"Ethical behavior is required on both sides—company and consumer—for it to work. If consumers take advantage of an open-ended policy and return products that are simply worn, rather than defective, then this hurts both other consumers (who have to pay more for their products to cover the cost of returns) and the company." —Kim Whitler, Ph.D.
While both Kay Lemon, Accenture Professor of Marketing, Carroll School of Management at Boston College, and Frank Grillo, Harte Hanks CMO, agreed that LL Bean’s policy is fair and will have little impact on LL Bean’s overall performance, they both explained this could become a hairy issue—and other brands should take heed.
“I think that the change in policy reflects, potentially, a broader issue in consumer decision-making: the issue of the ‘jay-customer’ or ‘problem-customer’ who takes advantage of such generous policies (*see references below).
One can think of the Best Buy example, in which they portrayed some customers as "angels" and others as "devils,” and how they severely limited their returns policy to reduce the ‘over-returning’ behavior of some customers. Or the well-publicized example of Filene's ‘firing’ a customer who had been a great customer but also had high returns. The tightrope that firms walk is, on the one hand, taking care of their best customers (and growing new customers into best customers), and on the other hand, managing the costs associated with lower-profitability customers who still add value to the company—without upsetting either group.
It's really quite a complex issue—understanding how changes in policies may influence your current customer base and your non-customers in unintended ways. In sum, I think the ‘still generous’ one year return policy is a nice middle ground that enables LL Bean to retain their customer-centric approach and to minimize the long-term risk of ‘over-returners.’”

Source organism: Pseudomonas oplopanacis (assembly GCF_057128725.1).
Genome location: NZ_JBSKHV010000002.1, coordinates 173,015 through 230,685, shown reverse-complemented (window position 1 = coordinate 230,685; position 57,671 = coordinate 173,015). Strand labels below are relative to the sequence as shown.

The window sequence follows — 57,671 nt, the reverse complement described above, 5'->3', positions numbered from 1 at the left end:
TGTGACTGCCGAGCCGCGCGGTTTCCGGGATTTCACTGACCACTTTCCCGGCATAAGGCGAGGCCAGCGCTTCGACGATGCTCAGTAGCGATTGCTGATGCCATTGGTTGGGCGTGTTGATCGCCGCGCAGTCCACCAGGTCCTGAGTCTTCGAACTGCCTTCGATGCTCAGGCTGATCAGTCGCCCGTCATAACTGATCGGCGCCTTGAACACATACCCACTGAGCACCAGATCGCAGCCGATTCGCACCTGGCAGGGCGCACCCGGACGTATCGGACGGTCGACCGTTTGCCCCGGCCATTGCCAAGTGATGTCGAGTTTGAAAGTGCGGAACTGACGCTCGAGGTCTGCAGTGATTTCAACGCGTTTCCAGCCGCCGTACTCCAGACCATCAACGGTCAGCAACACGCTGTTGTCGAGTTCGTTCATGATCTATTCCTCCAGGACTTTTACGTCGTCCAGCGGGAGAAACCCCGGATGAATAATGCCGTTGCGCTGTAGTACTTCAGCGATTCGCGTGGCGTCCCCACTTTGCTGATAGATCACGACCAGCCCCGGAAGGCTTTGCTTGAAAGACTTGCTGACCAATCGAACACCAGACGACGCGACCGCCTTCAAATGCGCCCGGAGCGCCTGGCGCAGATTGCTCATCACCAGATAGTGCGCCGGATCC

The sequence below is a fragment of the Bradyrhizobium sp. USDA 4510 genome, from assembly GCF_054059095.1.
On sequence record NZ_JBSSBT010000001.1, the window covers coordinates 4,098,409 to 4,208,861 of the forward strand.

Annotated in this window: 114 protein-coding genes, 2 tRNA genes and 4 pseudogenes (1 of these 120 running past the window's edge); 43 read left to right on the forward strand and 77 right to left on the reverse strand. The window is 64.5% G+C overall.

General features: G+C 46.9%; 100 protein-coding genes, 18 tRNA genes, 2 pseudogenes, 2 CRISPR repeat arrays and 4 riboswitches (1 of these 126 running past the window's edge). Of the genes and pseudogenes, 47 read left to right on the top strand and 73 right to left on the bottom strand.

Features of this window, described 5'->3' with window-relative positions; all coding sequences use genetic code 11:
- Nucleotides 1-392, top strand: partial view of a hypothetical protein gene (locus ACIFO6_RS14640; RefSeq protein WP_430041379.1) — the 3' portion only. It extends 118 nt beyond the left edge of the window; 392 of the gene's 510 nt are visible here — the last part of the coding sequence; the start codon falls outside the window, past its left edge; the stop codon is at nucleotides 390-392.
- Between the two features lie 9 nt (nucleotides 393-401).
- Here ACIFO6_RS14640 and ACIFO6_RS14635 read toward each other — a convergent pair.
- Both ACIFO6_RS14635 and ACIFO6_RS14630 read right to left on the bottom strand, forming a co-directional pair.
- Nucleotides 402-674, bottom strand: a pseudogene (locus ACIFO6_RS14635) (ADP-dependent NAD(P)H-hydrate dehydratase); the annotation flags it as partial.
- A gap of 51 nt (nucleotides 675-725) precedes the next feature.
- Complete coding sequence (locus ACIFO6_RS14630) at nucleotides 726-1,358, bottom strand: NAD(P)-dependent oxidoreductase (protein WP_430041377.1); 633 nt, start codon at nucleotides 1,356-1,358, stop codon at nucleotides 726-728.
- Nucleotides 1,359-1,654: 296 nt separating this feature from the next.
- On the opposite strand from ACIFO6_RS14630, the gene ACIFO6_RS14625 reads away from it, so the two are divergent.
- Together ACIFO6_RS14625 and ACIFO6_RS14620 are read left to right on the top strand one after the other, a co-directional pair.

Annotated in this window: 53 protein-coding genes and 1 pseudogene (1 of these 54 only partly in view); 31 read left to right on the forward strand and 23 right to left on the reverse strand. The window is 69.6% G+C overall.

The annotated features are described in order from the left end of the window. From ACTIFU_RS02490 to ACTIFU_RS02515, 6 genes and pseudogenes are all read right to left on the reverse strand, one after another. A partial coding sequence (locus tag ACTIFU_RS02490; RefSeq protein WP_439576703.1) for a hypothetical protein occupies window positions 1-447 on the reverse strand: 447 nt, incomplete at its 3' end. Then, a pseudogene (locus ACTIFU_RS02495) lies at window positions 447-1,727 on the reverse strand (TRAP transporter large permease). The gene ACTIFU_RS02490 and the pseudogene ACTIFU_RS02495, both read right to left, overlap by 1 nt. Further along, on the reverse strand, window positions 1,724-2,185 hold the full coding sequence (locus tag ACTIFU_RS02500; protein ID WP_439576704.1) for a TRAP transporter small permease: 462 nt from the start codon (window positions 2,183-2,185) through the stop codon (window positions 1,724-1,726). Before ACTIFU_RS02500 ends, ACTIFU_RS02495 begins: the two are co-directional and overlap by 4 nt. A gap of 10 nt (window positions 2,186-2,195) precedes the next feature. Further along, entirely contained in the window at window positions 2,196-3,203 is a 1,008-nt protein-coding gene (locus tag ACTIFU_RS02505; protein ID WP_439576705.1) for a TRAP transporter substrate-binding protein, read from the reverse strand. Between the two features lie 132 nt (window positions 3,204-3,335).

Frank outlined an advisory for less-established brands:
“I think the change is rationale given the abuse of the intent. But the challenge and learning for a brand is that when you stake out a leading position it can be very hard to make a change even when then change is rationale and will have very little effect on the majority of customers.
They made this policy an integral part of the value proposition to their customers, whether or not I ever took advantage of it. By taking it away they have diminished the perception of their value. Given their overall strength they will survive this bruised a little. Other brands need to learn from this, though—they might not have the attributes to safely navigate through a fundamental change in value proposition.”
"Other brands need to learn from this—they might not have the attributes to safely navigate through a fundamental change in value proposition.” —Frank Grillo, CMO
What were they thinking?
Perhaps my favorite response came from John Deighton, Baker Foundation Professor of Business Administration, Harvard Business School, who had a unique take on the over-return issue Bean was facing:
“If I have the facts correct, a company with annual revenues of $1.6 billion has decided to reverse a policy that was costing $50 million a year in refunds on “destroy-worthy” items. Why? If people knew only one thing about LL Bean, it’s that they had a returns policy that testified to the durability of what they sell. Bean says that people spread the news about the returns policy on social media. Some people call that earned media, but not Bean. They think it is ruining their business.